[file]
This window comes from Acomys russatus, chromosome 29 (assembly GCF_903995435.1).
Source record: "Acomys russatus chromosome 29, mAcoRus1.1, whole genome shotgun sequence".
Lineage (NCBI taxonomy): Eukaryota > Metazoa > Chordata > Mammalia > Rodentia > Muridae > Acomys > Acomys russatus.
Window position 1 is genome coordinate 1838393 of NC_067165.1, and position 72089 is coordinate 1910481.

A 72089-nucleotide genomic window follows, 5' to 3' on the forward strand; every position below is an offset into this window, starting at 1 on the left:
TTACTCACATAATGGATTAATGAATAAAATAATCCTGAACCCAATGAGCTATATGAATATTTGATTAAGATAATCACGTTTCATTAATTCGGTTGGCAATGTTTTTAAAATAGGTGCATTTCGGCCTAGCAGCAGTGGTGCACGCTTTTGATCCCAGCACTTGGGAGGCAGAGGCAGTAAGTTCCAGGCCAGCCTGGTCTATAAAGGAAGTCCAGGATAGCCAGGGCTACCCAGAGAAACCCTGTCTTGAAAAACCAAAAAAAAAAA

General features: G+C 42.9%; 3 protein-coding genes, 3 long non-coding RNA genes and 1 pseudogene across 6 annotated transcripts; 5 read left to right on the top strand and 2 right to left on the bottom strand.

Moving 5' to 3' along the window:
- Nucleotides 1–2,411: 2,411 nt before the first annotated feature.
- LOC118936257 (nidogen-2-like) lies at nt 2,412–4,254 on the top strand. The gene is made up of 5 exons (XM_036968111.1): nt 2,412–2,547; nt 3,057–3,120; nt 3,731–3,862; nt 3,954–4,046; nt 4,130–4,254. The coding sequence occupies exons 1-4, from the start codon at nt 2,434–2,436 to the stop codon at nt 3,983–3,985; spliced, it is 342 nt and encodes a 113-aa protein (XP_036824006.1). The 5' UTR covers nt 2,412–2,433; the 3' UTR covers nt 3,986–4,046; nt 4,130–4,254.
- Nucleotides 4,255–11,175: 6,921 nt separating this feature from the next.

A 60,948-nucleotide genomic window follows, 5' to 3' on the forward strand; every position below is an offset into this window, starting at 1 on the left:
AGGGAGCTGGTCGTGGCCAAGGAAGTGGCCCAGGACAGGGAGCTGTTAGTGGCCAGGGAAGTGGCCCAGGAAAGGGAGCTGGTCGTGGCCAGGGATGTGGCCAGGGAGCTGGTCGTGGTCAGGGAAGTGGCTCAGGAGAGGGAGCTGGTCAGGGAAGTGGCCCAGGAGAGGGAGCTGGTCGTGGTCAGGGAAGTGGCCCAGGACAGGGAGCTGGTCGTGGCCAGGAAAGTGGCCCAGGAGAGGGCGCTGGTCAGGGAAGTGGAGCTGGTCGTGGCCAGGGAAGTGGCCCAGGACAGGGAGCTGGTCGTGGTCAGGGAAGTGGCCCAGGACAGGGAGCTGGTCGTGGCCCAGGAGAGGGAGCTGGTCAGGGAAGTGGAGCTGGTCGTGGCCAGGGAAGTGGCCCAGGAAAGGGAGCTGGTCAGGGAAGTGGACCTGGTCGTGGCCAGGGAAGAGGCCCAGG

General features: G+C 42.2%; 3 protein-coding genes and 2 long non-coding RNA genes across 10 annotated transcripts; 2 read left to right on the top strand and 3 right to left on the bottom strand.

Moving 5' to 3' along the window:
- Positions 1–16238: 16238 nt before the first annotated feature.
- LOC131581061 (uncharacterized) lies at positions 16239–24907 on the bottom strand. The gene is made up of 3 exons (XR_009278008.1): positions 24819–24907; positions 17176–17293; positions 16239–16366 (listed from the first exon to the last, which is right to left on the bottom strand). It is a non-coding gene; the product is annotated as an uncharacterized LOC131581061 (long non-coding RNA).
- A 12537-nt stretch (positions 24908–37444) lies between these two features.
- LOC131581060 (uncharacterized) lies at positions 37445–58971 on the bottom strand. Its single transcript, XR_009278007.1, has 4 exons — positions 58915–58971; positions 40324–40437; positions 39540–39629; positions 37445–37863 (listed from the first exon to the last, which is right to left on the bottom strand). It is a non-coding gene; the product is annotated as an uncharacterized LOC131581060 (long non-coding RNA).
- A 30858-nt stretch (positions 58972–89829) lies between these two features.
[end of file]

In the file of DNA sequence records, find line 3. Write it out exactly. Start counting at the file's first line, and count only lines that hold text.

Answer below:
Lineage (NCBI taxonomy): Eukaryota > Metazoa > Chordata > Mammalia > Rodentia > Muridae > Acomys > Acomys russatus.